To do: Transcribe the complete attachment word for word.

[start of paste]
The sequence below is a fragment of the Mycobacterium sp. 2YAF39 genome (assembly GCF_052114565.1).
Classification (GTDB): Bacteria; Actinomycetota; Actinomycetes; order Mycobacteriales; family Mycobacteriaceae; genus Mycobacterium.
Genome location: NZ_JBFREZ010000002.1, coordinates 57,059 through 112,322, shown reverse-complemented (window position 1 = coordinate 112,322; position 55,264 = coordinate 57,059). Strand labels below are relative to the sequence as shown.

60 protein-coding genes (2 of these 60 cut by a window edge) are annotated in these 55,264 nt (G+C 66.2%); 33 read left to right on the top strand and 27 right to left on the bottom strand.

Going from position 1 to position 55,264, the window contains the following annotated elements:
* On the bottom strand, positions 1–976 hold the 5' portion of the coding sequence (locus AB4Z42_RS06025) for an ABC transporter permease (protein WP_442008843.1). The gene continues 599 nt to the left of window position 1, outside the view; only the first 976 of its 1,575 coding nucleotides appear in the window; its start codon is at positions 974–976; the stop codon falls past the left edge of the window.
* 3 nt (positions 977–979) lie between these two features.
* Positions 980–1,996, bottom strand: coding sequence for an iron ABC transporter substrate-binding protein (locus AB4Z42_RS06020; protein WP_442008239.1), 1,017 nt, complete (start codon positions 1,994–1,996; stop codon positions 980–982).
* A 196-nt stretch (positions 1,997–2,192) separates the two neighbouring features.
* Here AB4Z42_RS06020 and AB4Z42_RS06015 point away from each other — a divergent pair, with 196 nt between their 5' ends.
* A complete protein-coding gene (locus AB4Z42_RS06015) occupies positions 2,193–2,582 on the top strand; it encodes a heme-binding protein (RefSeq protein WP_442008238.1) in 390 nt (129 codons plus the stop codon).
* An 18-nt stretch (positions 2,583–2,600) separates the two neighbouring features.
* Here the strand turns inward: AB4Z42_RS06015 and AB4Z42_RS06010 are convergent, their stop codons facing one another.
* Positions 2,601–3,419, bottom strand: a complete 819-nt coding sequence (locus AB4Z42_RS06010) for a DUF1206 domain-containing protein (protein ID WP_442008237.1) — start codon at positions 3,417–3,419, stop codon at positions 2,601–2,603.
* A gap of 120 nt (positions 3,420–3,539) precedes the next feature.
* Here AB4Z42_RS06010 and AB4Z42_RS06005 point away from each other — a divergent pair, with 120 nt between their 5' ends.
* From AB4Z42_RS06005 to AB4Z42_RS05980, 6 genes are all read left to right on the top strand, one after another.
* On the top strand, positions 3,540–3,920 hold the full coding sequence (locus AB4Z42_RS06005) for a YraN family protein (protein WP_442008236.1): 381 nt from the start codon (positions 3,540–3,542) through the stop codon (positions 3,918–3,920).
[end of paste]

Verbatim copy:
The sequence below is a fragment of the Mycobacterium sp. 2YAF39 genome (assembly GCF_052114565.1).
Classification (GTDB): Bacteria; Actinomycetota; Actinomycetes; order Mycobacteriales; family Mycobacteriaceae; genus Mycobacterium.
Genome location: NZ_JBFREZ010000002.1, coordinates 57,059 through 112,322, shown reverse-complemented (window position 1 = coordinate 112,322; position 55,264 = coordinate 57,059). Strand labels below are relative to the sequence as shown.

60 protein-coding genes (2 of these 60 cut by a window edge) are annotated in these 55,264 nt (G+C 66.2%); 33 read left to right on the top strand and 27 right to left on the bottom strand.

Going from position 1 to position 55,264, the window contains the following annotated elements:
* On the bottom strand, positions 1–976 hold the 5' portion of the coding sequence (locus AB4Z42_RS06025) for an ABC transporter permease (protein WP_442008843.1). The gene continues 599 nt to the left of window position 1, outside the view; only the first 976 of its 1,575 coding nucleotides appear in the window; its start codon is at positions 974–976; the stop codon falls past the left edge of the window.
* 3 nt (positions 977–979) lie between these two features.
* Positions 980–1,996, bottom strand: coding sequence for an iron ABC transporter substrate-binding protein (locus AB4Z42_RS06020; protein WP_442008239.1), 1,017 nt, complete (start codon positions 1,994–1,996; stop codon positions 980–982).
* A 196-nt stretch (positions 1,997–2,192) separates the two neighbouring features.
* Here AB4Z42_RS06020 and AB4Z42_RS06015 point away from each other — a divergent pair, with 196 nt between their 5' ends.
* A complete protein-coding gene (locus AB4Z42_RS06015) occupies positions 2,193–2,582 on the top strand; it encodes a heme-binding protein (RefSeq protein WP_442008238.1) in 390 nt (129 codons plus the stop codon).
* An 18-nt stretch (positions 2,583–2,600) separates the two neighbouring features.
* Here the strand turns inward: AB4Z42_RS06015 and AB4Z42_RS06010 are convergent, their stop codons facing one another.
* Positions 2,601–3,419, bottom strand: a complete 819-nt coding sequence (locus AB4Z42_RS06010) for a DUF1206 domain-containing protein (protein ID WP_442008237.1) — start codon at positions 3,417–3,419, stop codon at positions 2,601–2,603.
* A gap of 120 nt (positions 3,420–3,539) precedes the next feature.
* Here AB4Z42_RS06010 and AB4Z42_RS06005 point away from each other — a divergent pair, with 120 nt between their 5' ends.
* From AB4Z42_RS06005 to AB4Z42_RS05980, 6 genes are all read left to right on the top strand, one after another.
* On the top strand, positions 3,540–3,920 hold the full coding sequence (locus AB4Z42_RS06005) for a YraN family protein (protein WP_442008236.1): 381 nt from the start codon (positions 3,540–3,542) through the stop codon (positions 3,918–3,920).